My shtick usually goes something like this: At large companies with a strong creative marketing presence, you can easily end up with hundreds of thousands, if not millions of pictures. You may only see 20 pictures of a product on a website, but to get to those 20 pictures, thousands were shot. When a photographer or creative director needs to find that one picture with the happy smiling family in South Korea with a hot air balloon flying in the background, how does the photographer find that image when they have a huge pool of images to sort through?

My job is to facilitate finding that image and manage the lifecycle of that asset from the moment it is shot to the moment it shows up on the web. That’s DAM, and it doesn’t just pertain to photos. It can be anything – legal documents, blueprints, sound files, videos – large organizations are creating all sorts of digital documents that need to be sorted somehow.

How did you learn DAM? Any recommended sources?

I learned DAM on my feet to begin with. At the University of Alberta it was just a matter of someone needing to do the work, and the University had tools in place to help along the way. I then interned at Apple where, again, I picked up a lot on my feet. At this point, I knew I wanted to learn more, so I took an online course as part of my masters program at San Jose State University in Digital Asset Management with John Horodyski. I learned a lot.

With all that said though, by far the largest DAM resource that I feel I have is our professional network, whom I have largely met through LinkedIn, the DAM Guru Program, and most of all through the DAM Henry Stewart Conferences. Having peers to bounce ideas off of, pick up tips and tricks from, and share frustrations with, is an incredible gift. So! Jump in! Start reaching out to other DAM folks in your area!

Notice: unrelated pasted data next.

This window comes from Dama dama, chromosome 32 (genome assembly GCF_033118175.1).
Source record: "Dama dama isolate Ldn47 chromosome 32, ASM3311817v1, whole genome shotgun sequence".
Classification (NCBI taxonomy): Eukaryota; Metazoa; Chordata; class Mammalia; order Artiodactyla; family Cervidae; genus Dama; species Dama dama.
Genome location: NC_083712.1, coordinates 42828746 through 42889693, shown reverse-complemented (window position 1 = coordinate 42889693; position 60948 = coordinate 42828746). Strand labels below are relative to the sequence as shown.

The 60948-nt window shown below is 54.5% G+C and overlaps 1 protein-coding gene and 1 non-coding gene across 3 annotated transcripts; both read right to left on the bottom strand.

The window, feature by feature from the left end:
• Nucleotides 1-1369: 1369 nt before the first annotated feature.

What’s the most important thing for someone new to DAM to understand about DAM?

Wow. Tough call.

I’d say it’s important for people to understand how DAM is scalable. Sure, you may need to hire a digital asset manager if you’re a large organization or if your company finds that you really need someone to manage a large pool of digital documents. But you can do DAM in little ways too; organizing assets and information can start with even a tiny pool of assets, and having an asset management strategy early on can only help you if your business / asset pool grows.

If you weren’t doing DAM as a career, what would you be doing?

Project managing. Working in User Experience. Working towards a PhD (it’s on my radar, someday).

What is your ongoing greatest challenge with DAM?

Implementation & integration across the organization (both on the technical side and human side) is always a challenge. Also, creating a tool that is effective to users! Sometimes what may seem like a smart solution really just generates more problems.

What is your vision for DAM? What will it look like in 5 years?

I’m still pretty new to DAM and so it’s hard for me to comment on this one. I just don’t have strong enough knowledge and experiencing using most of the DAMs out there. So from a technical side, I can’t comment on DAM. In 5 years though, I do hope DAM roles become much more common and understood for their use in various organizations.